Advice re LS vs Actuary (from scratch)

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Shmoopy
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Advice re LS vs Actuary (from scratch)

Postby Shmoopy » Mon Dec 24, 2012 1:32 am

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typ3
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Re: Advice re LS vs Actuary (from scratch)

Postby typ3 » Mon Dec 24, 2012 6:38 am

If I had to go back I would not choose between law school and actuarial school. I would not go to any college for that matter and I would work immediately outside of school and or get a tech / vocational degree.

FWIW the current litigation I've been working on is for a fire alarm / security alarm low voltage integrator. The lowest salaried employee makes 65k (rural market so the PPP is around 160k NY according to similar NALP tables) and the highest made 254k as a salesman doing box sales, the rest of the salesman made between 90-180k... with 5 weeks paid vacation and paid benefits / phone / computer / auto. None of them have advanced or college degrees except for one engineers\ for more advanced Lenel systems. The owner eats around 10% of the gross revenue with a 6-8% annual growth rate. The best part of the work is that none of it is out-sourceable and it is all mandated by law / building code. Buildings, apartments, schools, hospitals, etc. are required to have fire alarms and they must be tested regularly. Businesses and people always want alarm systems and some sort of visitor management / access control. That's what I would do. I would get into a business that is absolutely mandated by law / laws of physical science and is regulated by certification and building codes. A lot better job security even if some of the work slows down with economic downturns.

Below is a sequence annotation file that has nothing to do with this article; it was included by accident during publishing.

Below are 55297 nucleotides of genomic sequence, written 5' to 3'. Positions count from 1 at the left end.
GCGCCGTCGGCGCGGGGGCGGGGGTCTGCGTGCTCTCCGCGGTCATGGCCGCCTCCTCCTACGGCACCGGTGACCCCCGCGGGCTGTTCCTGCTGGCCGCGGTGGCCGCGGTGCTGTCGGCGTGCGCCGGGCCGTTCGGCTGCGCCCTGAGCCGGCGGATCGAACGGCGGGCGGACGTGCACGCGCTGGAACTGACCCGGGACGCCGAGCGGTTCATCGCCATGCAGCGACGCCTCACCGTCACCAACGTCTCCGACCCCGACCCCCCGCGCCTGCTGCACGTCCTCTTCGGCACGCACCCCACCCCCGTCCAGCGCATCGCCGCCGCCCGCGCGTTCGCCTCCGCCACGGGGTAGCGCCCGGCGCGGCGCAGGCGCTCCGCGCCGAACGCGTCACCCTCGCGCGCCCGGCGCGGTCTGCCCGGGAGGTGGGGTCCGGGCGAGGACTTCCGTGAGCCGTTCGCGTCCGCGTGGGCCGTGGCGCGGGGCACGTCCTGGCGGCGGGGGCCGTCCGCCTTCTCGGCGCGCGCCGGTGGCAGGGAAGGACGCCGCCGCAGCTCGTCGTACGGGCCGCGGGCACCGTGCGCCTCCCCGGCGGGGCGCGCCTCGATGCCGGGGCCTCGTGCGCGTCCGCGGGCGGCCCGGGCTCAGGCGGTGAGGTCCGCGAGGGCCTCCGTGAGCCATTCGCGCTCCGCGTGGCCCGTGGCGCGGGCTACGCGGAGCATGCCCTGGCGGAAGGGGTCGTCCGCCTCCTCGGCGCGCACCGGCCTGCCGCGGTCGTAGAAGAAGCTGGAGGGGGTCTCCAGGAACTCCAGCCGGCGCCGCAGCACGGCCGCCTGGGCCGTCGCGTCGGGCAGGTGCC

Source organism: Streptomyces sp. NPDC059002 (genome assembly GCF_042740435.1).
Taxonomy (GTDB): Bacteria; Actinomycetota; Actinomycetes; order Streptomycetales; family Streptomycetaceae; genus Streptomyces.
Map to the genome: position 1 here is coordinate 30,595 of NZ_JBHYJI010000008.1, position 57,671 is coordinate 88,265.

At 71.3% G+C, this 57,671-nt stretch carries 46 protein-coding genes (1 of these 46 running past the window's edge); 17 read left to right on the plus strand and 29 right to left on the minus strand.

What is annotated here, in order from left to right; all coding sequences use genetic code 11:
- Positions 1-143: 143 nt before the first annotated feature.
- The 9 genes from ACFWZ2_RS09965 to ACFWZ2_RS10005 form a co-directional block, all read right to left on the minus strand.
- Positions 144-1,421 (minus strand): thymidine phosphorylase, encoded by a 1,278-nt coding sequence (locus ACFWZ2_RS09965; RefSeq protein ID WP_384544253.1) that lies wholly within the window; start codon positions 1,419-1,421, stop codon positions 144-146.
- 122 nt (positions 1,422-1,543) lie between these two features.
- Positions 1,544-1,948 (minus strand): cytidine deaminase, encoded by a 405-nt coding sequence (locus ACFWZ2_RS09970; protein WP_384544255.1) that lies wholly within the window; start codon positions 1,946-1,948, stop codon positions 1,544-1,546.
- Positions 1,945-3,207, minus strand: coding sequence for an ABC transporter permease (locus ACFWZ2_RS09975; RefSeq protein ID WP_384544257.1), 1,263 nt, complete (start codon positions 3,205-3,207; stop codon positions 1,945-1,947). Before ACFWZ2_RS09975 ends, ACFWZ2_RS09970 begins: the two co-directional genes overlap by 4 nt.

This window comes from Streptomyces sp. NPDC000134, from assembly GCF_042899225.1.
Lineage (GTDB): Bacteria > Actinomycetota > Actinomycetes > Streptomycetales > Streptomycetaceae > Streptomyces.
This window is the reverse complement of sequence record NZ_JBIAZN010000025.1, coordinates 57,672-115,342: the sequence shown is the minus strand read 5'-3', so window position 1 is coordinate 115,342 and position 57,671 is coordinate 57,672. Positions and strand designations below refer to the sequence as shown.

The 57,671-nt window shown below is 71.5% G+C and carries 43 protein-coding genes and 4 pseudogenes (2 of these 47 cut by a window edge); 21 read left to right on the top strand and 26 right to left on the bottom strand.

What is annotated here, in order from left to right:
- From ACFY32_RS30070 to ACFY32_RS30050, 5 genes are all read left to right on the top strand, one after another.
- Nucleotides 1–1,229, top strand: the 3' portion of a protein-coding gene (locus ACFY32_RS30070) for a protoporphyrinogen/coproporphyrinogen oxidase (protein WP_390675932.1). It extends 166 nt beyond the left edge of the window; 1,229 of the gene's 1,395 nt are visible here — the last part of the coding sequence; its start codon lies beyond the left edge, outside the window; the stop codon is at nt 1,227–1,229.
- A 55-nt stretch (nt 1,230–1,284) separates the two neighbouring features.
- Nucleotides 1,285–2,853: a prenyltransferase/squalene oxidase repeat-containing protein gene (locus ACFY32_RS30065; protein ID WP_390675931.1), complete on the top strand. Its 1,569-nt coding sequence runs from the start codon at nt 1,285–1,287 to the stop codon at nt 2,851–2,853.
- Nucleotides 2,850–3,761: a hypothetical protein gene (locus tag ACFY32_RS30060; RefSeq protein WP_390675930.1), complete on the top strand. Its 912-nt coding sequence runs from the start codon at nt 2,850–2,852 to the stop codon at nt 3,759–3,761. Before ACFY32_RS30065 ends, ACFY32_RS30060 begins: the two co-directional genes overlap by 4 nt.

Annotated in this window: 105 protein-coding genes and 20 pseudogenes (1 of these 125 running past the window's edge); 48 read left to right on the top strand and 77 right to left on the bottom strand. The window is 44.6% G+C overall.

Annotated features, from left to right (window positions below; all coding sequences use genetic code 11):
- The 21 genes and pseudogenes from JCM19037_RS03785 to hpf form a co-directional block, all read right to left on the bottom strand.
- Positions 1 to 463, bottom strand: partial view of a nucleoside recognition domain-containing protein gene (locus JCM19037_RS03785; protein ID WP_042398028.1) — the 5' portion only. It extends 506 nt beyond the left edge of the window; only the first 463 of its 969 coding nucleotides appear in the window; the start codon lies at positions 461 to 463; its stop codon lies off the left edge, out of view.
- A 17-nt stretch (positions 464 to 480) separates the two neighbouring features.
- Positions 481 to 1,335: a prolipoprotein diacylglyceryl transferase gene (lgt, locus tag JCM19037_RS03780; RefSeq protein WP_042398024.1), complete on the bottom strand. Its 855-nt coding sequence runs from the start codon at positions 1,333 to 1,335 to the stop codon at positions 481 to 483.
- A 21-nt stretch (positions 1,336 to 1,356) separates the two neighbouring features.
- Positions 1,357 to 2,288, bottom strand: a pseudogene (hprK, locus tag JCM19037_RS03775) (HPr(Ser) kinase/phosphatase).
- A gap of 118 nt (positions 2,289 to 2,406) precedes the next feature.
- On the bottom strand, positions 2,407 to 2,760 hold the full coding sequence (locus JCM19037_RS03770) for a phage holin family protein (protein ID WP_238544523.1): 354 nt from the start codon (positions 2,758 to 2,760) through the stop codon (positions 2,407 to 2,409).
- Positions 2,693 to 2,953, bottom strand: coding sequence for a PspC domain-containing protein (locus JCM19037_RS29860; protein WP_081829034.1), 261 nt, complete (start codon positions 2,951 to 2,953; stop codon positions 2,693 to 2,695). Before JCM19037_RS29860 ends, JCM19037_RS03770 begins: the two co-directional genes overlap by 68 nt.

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IrwinM.Fletcher
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Re: Advice re LS vs Actuary (from scratch)

Postby IrwinM.Fletcher » Mon Dec 24, 2012 8:13 am

OP you sound pretty informed and well-grounded in your approach. I think either choice will serve you fine.

I applied with a similar strategy a few years ago and am happy with my decision overall. The key is to remain emotionally unattached and make the best financial decision possible at the critical junctures (choosing a school, after 1st semester grades, after OCI, etc.). Good luck to you.

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dingbat
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Re: Advice re LS vs Actuary (from scratch)

Postby dingbat » Mon Dec 24, 2012 9:20 am

I used to work in a field that relied heavily on actuarial stuff and looked into the requirements to become an actuary (not for me)*.